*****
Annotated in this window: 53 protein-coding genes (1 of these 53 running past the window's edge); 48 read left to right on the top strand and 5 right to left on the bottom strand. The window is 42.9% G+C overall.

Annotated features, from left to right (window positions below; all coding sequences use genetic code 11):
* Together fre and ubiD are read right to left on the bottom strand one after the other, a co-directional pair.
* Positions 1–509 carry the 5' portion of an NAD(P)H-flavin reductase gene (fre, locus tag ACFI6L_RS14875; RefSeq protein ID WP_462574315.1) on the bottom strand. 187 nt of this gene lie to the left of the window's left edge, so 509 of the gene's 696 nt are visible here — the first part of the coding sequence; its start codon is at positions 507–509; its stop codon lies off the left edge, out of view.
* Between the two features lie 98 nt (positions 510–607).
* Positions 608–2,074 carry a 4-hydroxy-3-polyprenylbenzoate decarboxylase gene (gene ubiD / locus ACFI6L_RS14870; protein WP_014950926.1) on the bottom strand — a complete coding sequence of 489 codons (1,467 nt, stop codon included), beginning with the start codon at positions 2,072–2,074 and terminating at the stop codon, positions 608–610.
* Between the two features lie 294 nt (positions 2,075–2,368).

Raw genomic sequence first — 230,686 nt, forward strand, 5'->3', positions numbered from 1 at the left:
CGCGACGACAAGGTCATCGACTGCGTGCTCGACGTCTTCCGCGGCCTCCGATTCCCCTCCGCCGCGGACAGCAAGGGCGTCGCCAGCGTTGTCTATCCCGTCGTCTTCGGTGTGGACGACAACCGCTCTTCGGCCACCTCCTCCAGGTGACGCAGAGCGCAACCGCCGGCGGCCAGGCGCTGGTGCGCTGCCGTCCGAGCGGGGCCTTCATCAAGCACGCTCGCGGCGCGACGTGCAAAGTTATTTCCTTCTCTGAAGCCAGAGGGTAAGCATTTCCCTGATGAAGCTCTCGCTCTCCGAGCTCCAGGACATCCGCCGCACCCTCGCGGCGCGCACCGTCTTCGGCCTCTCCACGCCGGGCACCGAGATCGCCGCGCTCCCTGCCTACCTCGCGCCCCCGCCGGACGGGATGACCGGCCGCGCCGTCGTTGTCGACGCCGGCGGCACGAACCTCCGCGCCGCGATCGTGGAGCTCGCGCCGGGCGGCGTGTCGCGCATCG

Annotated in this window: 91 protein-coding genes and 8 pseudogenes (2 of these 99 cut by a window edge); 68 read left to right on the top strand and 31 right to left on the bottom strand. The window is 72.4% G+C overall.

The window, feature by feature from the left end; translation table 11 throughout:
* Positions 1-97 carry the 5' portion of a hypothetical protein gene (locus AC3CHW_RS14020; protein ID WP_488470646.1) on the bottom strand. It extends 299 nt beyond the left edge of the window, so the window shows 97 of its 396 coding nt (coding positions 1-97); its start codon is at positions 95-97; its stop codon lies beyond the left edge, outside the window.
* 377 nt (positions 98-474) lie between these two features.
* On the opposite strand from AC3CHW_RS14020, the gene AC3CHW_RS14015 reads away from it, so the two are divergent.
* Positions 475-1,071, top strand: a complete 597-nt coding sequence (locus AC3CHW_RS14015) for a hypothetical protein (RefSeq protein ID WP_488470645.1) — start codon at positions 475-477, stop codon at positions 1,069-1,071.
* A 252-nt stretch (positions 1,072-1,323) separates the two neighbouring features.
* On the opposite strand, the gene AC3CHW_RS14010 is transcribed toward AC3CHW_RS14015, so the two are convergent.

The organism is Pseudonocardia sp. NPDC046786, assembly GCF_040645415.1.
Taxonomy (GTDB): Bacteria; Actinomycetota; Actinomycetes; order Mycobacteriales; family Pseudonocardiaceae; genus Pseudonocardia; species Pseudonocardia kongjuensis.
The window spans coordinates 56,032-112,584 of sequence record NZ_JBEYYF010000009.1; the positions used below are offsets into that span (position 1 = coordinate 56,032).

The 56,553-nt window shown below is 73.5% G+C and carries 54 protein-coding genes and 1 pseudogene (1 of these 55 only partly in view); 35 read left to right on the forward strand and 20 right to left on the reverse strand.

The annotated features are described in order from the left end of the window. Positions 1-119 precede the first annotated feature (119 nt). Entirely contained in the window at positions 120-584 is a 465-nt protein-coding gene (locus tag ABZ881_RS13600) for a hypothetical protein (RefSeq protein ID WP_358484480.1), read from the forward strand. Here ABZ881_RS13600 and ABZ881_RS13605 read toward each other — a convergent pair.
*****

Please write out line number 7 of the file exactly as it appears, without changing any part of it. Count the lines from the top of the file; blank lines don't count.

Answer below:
* Between the two features lie 294 nt (positions 2,075–2,368).